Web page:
Photo: Demolition of unlicensed structures in Aleppo’s Al-Maasraniyeh neighbourhood. Source: social media
The Aleppo City Council has begun implementing a recovery plan in several of the city’s eastern neighbourhoods under the supervision of a UN programme and in cooperation with the Ministry of Local Administration and Environment.
The responsibility for the implementation of the plan falls to the Services Directorate in the Qadhi Askar district, which is one of the Aleppo City Council’s largest service directorates. It covers an area that includes the neighbourhoods of Qadhi Askar, Al-Maysar, Karam Al-Tahhan, Jouret Awad, Karam Khiyateh, Karam Al-Beik, Karam Al-Nahhas, Karam Al-Maktabi, Karam Al-Qaterji, Karam Al-Jabal, Sidd Al-Lawz, Dhaheret Awad, Al-Jazmati, Al-Shaar, Al-Arqoub, Tariq Al-Bab, Al-Maasraniyeh and Jisr Al-Sakhour. Some of these neighbourhoods are home to large swathes of informal housing.
The initial stage of the recovery plan includes rehabilitating a number of gardens: rebuilding outer fences, cleanup, covering the ground with fresh soil, planting palm trees, maintaining any sewage and drinking water networks that pass through them, replacing damaged garden seats and extending a network of solar-powered lights.
The recovery plan will include all neighbourhoods within the Qadhi Askar district, an official in the district’s services directorate told The Syria Report. Later stages of the plan will focus on rehabilitating basic services, repairing sewage and drinking water networks, repairing roads and removing rubble, especially rubble that poses a public safety risk or that blocks roads. The plan will also include opening main roads and side streets, removing berms and cement blocks, weeding and re-paving roads and sidewalks, and implementing daily cleanup efforts.
Government bodies, local administrative units, NGOs and organisations linked to the Baath Party, as well as pro-Iran militias, are contributing to implementing the plan, according to the services directorate source. Alongside the Qadhi Askar Services Directorate, the Education Directorate and a local Baath Party branch are also helping to organise cleanup events and involve schoolchildren and party members in service activities. The source added that the east Aleppo branch of Faylaq Mudafaeen an Halab (the “Aleppo Defenders Brigade”), a component of the Syrian Hezbollah militia, is also planning to contribute personnel, machinery and engineering equipment for rubble and garbage removal and road reopening efforts. The group will also work with the Qadhi Askar Services Directorate to remove cement blocks and reduce the number of its security and military checkpoints within the neighbourhoods targeted by the recovery plan. Those neighbourhoods are under the control of Faylaq Mudafaeen an Halab.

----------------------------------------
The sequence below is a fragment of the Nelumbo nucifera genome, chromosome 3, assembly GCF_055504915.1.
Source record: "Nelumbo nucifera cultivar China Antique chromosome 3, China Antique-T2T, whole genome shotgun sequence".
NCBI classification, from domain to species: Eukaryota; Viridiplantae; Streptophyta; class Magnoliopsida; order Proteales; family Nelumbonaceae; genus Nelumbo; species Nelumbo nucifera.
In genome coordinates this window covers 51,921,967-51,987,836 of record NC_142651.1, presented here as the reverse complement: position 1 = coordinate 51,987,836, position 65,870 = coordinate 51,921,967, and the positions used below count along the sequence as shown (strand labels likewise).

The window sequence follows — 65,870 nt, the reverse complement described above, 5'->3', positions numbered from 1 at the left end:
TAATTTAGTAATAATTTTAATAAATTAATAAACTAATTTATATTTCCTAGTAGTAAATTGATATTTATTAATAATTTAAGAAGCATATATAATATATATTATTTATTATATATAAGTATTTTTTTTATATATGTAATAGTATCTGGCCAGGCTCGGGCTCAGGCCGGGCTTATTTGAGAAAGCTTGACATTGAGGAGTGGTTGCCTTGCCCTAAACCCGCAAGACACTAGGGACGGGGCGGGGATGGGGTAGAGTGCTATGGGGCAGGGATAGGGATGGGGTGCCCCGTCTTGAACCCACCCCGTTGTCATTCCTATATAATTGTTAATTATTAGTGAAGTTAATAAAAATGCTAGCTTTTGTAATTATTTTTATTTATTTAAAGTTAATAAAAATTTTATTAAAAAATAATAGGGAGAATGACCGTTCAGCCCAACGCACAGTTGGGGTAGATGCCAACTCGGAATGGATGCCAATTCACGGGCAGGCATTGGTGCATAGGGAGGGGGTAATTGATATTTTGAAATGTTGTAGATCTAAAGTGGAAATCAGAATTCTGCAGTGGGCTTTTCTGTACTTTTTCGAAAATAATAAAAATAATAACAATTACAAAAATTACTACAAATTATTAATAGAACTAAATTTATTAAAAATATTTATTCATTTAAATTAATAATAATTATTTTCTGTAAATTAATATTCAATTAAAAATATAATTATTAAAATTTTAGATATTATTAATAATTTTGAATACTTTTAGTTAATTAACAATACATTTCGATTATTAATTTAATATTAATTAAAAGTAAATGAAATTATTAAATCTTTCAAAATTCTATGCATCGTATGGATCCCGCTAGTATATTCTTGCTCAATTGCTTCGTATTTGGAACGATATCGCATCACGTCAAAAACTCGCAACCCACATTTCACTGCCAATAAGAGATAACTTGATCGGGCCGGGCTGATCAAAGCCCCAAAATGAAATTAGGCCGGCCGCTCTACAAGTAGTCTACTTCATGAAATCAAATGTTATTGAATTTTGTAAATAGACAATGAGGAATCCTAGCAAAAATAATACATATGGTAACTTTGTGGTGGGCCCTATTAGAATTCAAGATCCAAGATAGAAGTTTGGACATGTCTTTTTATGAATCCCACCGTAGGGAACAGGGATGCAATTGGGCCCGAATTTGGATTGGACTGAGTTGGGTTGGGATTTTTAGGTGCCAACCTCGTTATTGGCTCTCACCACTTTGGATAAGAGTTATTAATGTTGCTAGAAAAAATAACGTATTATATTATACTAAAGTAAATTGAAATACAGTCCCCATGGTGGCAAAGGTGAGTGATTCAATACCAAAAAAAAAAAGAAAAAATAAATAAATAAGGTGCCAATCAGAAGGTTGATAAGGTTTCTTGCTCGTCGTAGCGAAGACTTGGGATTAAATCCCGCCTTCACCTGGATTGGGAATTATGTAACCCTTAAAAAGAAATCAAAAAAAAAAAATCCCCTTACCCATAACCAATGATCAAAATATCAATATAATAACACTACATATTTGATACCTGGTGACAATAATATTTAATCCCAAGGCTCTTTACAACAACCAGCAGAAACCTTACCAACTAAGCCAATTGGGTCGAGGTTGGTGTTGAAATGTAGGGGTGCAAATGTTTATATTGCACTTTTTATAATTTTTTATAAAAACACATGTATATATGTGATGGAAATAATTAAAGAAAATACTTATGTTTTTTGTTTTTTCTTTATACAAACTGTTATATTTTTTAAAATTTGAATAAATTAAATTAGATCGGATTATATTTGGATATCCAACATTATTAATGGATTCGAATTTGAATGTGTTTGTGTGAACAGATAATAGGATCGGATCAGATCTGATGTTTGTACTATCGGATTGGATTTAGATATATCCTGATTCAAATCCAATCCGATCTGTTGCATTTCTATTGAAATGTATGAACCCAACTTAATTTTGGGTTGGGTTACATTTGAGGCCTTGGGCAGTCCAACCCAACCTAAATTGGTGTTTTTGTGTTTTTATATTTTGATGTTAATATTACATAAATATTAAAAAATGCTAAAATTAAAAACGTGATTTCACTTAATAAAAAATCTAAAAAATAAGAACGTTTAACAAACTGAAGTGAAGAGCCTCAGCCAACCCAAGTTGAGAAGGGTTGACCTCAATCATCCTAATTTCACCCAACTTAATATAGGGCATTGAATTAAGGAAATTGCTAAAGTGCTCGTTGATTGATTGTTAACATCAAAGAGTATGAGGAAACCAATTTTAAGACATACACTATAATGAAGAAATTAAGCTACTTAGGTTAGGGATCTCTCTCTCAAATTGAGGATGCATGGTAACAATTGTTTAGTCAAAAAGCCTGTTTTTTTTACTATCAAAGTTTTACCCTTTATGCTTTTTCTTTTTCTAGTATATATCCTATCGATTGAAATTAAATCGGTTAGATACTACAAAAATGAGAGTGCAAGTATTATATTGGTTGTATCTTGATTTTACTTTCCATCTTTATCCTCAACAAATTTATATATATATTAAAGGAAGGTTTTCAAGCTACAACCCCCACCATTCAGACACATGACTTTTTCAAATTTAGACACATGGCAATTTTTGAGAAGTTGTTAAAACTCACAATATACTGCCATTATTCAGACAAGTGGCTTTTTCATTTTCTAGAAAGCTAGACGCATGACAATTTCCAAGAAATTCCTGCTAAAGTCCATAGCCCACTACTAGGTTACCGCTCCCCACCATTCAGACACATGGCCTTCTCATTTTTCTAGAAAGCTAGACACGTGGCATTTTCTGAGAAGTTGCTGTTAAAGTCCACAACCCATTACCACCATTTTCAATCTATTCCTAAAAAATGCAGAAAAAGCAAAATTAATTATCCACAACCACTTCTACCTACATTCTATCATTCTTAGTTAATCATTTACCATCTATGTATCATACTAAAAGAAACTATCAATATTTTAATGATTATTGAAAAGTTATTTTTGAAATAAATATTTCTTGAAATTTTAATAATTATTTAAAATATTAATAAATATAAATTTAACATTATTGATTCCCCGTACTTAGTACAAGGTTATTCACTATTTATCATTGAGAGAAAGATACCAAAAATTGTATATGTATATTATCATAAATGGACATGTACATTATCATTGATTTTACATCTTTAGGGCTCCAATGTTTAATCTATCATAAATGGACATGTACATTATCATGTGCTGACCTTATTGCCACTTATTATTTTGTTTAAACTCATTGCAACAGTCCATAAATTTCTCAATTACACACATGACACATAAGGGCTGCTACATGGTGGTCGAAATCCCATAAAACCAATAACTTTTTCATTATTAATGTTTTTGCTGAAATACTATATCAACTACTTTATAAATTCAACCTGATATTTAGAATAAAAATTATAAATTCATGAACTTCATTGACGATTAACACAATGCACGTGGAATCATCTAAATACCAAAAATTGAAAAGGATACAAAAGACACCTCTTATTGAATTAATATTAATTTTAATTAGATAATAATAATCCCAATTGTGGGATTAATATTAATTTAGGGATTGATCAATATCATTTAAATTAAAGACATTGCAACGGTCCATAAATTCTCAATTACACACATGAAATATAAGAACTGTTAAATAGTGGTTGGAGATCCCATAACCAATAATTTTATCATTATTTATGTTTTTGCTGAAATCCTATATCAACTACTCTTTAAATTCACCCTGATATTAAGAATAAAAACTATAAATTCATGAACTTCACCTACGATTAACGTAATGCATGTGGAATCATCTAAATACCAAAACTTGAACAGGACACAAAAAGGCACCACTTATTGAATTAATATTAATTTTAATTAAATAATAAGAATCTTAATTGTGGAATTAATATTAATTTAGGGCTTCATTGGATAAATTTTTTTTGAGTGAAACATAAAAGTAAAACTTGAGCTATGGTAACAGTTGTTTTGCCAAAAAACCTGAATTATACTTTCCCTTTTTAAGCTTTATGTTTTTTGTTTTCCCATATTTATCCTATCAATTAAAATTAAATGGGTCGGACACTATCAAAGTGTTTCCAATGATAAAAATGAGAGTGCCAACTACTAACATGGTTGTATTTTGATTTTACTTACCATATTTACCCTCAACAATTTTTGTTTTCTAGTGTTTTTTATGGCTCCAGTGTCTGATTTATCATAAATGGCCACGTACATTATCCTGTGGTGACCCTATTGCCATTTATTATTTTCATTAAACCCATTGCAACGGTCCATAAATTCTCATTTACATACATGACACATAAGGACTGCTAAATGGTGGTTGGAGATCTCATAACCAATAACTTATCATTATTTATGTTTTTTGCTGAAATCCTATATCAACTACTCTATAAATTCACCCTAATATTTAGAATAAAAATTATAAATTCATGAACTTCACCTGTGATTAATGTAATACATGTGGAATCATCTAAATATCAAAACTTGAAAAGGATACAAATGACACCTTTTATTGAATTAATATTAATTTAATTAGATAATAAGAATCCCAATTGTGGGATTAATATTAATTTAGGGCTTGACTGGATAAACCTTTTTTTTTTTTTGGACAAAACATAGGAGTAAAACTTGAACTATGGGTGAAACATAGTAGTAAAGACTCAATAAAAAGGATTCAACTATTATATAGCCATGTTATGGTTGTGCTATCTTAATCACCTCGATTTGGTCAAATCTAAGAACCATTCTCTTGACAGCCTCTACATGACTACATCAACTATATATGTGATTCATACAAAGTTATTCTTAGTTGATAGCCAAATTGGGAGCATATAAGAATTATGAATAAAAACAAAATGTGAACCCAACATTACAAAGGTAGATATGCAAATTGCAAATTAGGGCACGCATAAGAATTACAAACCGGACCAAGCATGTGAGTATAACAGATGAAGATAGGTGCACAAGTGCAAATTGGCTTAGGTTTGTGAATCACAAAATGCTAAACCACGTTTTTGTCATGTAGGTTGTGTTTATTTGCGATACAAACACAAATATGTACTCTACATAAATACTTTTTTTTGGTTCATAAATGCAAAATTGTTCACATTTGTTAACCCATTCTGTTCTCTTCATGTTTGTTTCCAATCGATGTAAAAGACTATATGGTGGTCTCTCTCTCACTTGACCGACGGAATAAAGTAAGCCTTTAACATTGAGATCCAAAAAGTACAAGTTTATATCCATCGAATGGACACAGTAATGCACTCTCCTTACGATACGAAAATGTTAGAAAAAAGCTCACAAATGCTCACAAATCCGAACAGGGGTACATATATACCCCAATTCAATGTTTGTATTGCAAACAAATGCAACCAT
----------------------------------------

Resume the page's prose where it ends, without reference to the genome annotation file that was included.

Most neighbourhoods in the Qadhi Askar district were severely damaged by regime barrel bombs when the opposition controlled the area in 2012-2016. This is due, in part, to opposition forces having taken a handful of service and government buildings in Qadhi Askar as their main headquarters.
Qadhi Askar also witnessed two large waves of displacement. The first was in 2014 when regime forces intensified barrel bomb strikes on the district, and the second came in 2016 during the forced displacement of the opposition from east Aleppo.
Officials have reassured local residents that the recovery plan is merely “cosmetic” and aimed at rehabilitating roads as well as sewage and water networks, but many people are not convinced. Residents told The Syria Report of a rumour that the plan will include demolishing unlicensed buildings in the Al-Maasraniyeh neighbourhood–a campaign they fear could also spread to other parts of Qadhi Askar. The Aleppo City Council implemented large-scale demolition campaigns in March and April 2021, targeting unlicensed buildings on land in Al-Maasraniyeh that the state had expropriated for a planned youth housing project.
In reality, Aleppo authorities have not stopped demolishing damaged buildings in Qadhi Askar since regime forces seized control in late 2016. The city council has refused to grant restoration licenses for partially damaged buildings in some neighbourhoods, on the grounds that those areas contain swathes of informal housings that had been constructed on state-owned land. Remaining residents of Qadhi Askar, especially those living in informal housings, fear that the regime could exploit the UN-sponsored recovery plan and turn the plan into a campaign to remove partially damaged or structurally unsound buildings. Such removals would threaten residents’ housing, land and property rights.